Product Picture & Overview

Doctors, nurses and frontline health care workers are facing shortages of
protective masks. The Food and Drug Administration announced recently that
it will allow use of more widely available masks.

Our product complies with GB2626-2006 standard for healthier protection. It
has also passed the ISO 13485:2016 certification for international quality
management system.

The shape is ergonomically designed for comfort and safety.

Local Test Reports

OVERVIEW

KN95 is a suitable replacement for N95 masks when they are not available. In
order to ensure the highest quality standards, KN95 must undergo strict testing
in China, where the certification is made. If they are not registered to be be
sold in the domestic market, it is not able to be exported overseas.

Our factory is FDA & CE registered, adhering to the highest standards of quality
assurance.

Factory Certification

Production

Spunbonding:
Spunbonding is a process by which fabrics are produced directly from a thermoplastic polymer such as polyester, nylon, polypropylene, or polyethylene.

The molten polymer is extruded through a spinneret, cooled slightly in the air, and laid on a moving conveyor belt to form a continuous web. As the web cools, the fibers bond.

Spunbond fabrics are produced by depositing extruded, spun filaments onto a collecting belt in a uniform random manner followed by bonding the fibers.

Our Spunbound process is continuously running so there is always a team of technicians keeping the quality consistent.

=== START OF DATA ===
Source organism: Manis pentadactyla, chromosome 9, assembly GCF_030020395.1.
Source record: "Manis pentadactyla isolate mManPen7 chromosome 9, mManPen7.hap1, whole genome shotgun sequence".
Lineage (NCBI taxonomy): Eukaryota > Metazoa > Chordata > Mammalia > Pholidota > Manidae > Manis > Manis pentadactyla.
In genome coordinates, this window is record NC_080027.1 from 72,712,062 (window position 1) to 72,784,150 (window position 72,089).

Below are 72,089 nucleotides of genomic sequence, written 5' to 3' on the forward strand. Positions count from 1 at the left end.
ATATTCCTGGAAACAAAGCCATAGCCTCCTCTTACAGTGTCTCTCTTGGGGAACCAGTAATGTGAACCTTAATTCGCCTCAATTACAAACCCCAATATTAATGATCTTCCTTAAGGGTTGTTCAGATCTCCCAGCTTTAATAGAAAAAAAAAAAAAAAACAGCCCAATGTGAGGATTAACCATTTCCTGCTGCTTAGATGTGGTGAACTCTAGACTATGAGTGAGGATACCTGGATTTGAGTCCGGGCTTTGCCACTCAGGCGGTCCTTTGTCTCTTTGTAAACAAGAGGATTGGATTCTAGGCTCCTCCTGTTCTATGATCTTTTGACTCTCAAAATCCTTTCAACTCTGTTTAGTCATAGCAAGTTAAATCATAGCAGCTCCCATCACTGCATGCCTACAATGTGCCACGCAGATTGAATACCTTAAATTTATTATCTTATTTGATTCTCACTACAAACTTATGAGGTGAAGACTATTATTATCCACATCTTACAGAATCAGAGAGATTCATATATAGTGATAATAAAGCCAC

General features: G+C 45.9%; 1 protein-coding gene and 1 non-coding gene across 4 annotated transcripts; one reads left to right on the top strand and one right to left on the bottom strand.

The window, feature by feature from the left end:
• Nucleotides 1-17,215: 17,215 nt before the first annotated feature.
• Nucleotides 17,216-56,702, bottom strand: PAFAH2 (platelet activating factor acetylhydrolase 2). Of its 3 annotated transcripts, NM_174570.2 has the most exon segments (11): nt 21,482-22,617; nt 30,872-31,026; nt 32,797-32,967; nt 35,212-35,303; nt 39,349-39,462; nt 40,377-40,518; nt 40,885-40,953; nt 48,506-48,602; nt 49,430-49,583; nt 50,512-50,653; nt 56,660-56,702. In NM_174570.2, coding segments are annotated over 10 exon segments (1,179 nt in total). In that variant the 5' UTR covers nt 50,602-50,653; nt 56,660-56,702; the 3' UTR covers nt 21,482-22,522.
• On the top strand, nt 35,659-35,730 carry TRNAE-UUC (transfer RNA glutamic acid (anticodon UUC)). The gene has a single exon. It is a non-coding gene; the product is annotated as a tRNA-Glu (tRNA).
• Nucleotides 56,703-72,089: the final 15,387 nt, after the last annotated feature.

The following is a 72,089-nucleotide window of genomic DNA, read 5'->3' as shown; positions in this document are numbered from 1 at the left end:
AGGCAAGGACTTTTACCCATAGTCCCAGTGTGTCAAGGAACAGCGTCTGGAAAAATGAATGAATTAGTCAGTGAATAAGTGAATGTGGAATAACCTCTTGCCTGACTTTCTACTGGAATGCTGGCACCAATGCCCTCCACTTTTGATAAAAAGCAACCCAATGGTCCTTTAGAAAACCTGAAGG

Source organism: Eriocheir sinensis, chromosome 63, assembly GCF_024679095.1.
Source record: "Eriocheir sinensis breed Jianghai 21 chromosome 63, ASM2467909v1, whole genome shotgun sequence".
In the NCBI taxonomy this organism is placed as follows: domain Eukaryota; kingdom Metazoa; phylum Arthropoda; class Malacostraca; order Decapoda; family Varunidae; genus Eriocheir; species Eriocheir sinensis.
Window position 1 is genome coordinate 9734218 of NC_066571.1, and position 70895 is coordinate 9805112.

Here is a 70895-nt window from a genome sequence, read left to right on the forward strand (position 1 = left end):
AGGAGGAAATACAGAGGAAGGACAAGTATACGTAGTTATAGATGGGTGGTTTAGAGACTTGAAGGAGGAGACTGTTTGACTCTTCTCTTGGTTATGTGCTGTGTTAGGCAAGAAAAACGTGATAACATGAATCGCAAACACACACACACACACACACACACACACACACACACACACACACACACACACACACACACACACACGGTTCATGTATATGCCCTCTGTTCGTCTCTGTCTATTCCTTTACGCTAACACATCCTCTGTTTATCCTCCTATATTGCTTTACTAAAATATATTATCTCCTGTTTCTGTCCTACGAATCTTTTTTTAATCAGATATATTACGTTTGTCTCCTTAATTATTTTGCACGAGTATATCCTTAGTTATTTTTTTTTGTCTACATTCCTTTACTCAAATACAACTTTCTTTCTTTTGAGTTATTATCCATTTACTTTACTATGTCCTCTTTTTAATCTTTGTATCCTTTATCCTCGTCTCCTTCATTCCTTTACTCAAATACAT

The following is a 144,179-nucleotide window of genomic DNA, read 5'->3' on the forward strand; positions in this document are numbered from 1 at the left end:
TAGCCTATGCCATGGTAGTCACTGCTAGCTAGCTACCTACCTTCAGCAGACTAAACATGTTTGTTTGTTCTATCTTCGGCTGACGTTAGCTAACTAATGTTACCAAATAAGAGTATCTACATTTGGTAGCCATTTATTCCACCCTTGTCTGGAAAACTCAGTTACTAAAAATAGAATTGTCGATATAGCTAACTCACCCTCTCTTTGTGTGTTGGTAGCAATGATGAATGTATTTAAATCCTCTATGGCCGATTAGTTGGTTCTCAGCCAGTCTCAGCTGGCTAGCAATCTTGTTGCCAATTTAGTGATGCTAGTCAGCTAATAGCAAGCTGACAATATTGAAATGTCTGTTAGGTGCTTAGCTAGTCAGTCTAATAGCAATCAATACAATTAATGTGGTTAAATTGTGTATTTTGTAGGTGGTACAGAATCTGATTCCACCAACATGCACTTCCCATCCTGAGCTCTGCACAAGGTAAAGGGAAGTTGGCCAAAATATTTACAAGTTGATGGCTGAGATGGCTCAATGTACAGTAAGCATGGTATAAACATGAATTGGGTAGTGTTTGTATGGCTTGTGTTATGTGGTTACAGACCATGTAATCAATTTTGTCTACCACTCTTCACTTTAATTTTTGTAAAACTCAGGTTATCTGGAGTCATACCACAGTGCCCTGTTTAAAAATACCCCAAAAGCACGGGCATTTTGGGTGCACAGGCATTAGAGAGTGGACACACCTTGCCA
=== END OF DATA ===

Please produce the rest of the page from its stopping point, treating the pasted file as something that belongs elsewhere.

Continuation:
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Spunbonding

Quality Control

  1. Bacteria filtration efficiency in vitro (BFE). This test works by shooting an aerosol with staphylococcus aureus bacteria at the mask at 28.3 liters per minute. This ensures the mask can catch the percentage of bacteria it’s supposed to.
  2. Particle Filtration Efficiency. Also known as the latex particle challenge, this test involves spraying an aerosol of polystyrene microspheres to ensure the mask can filter the size of the particle it’s supposed to.
  3. Breathing resistance. To ensure the mask will hold its shape and have proper ventilation while the wearer breathes, breathing resistance is tested by shooting a flow of air at it, then measuring the difference in air pressure on both sides of the mask.
  4. Splash resistance. In splash resistance tests, surgical masks are splashed with simulated blood using forces similar to human blood pressure to ensure the liquid cannot penetrate and contaminate the wearer.
  5. Flammability. Since several elements of an operating room can easily cause fire, surgical masks are tested for flammability by being set on fire to measure how slowly it catches and how long the material takes to burn. ASTM levels 1, 2, and 3 are all required to be Class 1 flame resistant.

Filtering facepiece respirators (FFR), which are sometimes called disposable respirators, are subject to various regulatory standards around the world.


Respirators certified as meeting these standards can be expected to function very similarly to one another, based on the performance requirements stated in the standards and confirmed during conformity testing. One notable comparison point is the flow rates specified by these standards for the inhalation and exhalation resistance tests. Inhalation resistance testing flow rates range from 40 to 160L/min. Exhalation resistance testing flow rates range from 30 to 95 L/min.

Based on this comparison, it is reasonable to consider China KN95, as “equivalent” to US NIOSH N95 and European FFP2 respirators, for filtering non-oil-based particles such as those resulting from wildfires, PM 2.5 air pollution, volcanic eruptions, or bioaerosols (e.g. viruses).